Open access, readership, citations: a randomized controlled trial of scientific journal publishing

Cristóbal Palmer cristobalpalmer at GMAIL.COM
Wed Mar 30 14:30:40 EDT 2011

On Wed, Mar 30, 2011 at 1:54 PM, Philip Davis <pmd8 at> wrote:
> The concept of information diffusion is abstract so one must employ proxies to measure it. Prior studies focus almost entirely on citations, which measures a very narrow form of diffusion --incorporation by a scientific researcher in a published document. We extend our measurements to include article downloads (abstract, fulltext and pdf) as well as visitors (as measured by unique IP addresses). You will find a more complete discussion of this in our article.

I like the extended measurements and the discussion, and I think I did
understand your operationalization on the first read, but I'm still
confused as to your answer to your own question. Is it:

a) No, diffusion (as it has historically been operationalized) does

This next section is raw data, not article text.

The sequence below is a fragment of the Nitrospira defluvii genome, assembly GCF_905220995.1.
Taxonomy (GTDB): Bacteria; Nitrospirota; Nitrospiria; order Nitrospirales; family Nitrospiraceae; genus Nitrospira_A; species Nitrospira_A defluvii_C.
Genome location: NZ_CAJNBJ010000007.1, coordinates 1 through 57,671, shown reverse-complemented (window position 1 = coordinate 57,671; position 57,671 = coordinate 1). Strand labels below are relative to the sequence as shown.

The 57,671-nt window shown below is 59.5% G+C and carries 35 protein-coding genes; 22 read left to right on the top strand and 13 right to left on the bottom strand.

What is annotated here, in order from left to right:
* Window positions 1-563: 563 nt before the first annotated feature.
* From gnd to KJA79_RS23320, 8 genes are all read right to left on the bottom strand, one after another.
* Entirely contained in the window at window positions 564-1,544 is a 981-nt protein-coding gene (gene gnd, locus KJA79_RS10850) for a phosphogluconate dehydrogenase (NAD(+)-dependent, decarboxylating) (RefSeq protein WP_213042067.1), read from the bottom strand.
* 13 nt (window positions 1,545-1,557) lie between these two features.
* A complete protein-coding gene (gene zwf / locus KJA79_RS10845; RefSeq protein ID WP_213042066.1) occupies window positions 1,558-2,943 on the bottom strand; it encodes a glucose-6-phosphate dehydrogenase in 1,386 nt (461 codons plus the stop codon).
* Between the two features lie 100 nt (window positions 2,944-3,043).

not increase, but there are nice side effects (eg. practitioners
reading/linking literature), or
b) Yes, diffusion does increase, but by diffusion we mean something
different than others have meant in the past (eg. practitioners
reading/linking literature).

I think the answer does not matter in terms of facts in the world
(they are the same answer), but it does matter in terms of advocacy
for a position for or against more use of open access by scholars and
their host institutions, and I'm more interested in your rationale for
or against than I am a restatement of what's in the paper that I've
read 1.5 times now.

I wouldn't be interested in the answer had you not framed the question
the way you did. Your phrasing is highly loaded, such that a "no"
answer discounts the value of open access. No judgement from me on
that; I just want to understand where you're coming from and why.

Cristóbal M. Palmer systems
UNC Chapel Hill

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